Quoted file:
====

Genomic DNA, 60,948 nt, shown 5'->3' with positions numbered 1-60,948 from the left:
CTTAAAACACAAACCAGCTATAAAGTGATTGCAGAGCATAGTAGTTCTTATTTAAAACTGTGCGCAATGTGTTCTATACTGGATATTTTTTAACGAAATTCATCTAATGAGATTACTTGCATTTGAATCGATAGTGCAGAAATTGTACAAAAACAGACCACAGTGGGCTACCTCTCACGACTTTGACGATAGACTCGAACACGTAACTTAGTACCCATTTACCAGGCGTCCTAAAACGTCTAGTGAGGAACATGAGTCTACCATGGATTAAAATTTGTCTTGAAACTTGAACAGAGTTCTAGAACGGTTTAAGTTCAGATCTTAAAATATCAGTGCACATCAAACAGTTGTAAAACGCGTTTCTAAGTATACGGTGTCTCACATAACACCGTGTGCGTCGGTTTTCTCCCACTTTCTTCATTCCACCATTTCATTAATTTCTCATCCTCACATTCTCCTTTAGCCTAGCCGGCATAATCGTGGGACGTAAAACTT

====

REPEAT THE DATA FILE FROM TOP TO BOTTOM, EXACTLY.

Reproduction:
Genomic DNA, 60,948 nt, shown 5'->3' with positions numbered 1-60,948 from the left:
CTTAAAACACAAACCAGCTATAAAGTGATTGCAGAGCATAGTAGTTCTTATTTAAAACTGTGCGCAATGTGTTCTATACTGGATATTTTTTAACGAAATTCATCTAATGAGATTACTTGCATTTGAATCGATAGTGCAGAAATTGTACAAAAACAGACCACAGTGGGCTACCTCTCACGACTTTGACGATAGACTCGAACACGTAACTTAGTACCCATTTACCAGGCGTCCTAAAACGTCTAGTGAGGAACATGAGTCTACCATGGATTAAAATTTGTCTTGAAACTTGAACAGAGTTCTAGAACGGTTTAAGTTCAGATCTTAAAATATCAGTGCACATCAAACAGTTGTAAAACGCGTTTCTAAGTATACGGTGTCTCACATAACACCGTGTGCGTCGGTTTTCTCCCACTTTCTTCATTCCACCATTTCATTAATTTCTCATCCTCACATTCTCCTTTAGCCTAGCCGGCATAATCGTGGGACGTAAAACTT